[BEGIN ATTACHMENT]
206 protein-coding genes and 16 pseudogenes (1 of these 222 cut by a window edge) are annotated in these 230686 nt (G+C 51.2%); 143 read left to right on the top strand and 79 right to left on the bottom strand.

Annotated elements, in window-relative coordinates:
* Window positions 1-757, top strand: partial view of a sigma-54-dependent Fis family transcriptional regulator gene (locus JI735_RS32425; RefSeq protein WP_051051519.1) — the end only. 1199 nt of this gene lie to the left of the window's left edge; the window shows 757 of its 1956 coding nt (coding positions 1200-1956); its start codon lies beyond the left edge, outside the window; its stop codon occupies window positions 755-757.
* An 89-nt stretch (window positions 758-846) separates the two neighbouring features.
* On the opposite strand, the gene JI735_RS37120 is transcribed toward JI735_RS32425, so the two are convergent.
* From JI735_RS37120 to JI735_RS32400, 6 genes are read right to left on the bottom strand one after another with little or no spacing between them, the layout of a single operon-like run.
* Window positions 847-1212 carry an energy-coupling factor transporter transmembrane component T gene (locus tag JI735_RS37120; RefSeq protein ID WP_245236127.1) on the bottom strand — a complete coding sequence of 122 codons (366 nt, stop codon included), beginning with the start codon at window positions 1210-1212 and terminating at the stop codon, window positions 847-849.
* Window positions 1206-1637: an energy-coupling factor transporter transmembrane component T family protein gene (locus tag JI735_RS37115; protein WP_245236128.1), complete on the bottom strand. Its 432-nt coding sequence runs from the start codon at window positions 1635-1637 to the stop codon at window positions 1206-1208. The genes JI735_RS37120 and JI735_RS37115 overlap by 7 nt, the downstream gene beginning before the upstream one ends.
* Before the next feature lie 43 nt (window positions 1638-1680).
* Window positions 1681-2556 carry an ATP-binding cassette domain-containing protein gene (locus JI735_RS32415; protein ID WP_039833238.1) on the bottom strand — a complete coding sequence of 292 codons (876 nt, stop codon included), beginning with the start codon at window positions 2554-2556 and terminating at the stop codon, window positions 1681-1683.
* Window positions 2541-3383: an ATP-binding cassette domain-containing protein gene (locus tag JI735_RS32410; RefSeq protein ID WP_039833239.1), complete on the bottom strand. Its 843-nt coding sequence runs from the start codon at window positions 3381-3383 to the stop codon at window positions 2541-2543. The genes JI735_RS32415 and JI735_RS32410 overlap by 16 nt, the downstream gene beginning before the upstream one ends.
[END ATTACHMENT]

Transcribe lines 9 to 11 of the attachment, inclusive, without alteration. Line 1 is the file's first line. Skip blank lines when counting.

* Before the next feature lie 43 nt (window positions 1638-1680).
* Window positions 1681-2556 carry an ATP-binding cassette domain-containing protein gene (locus JI735_RS32415; protein ID WP_039833238.1) on the bottom strand — a complete coding sequence of 292 codons (876 nt, stop codon included), beginning with the start codon at window positions 2554-2556 and terminating at the stop codon, window positions 1681-1683.
* Window positions 2541-3383: an ATP-binding cassette domain-containing protein gene (locus tag JI735_RS32410; RefSeq protein ID WP_039833239.1), complete on the bottom strand. Its 843-nt coding sequence runs from the start codon at window positions 3381-3383 to the stop codon at window positions 2541-2543. The genes JI735_RS32415 and JI735_RS32410 overlap by 16 nt, the downstream gene beginning before the upstream one ends.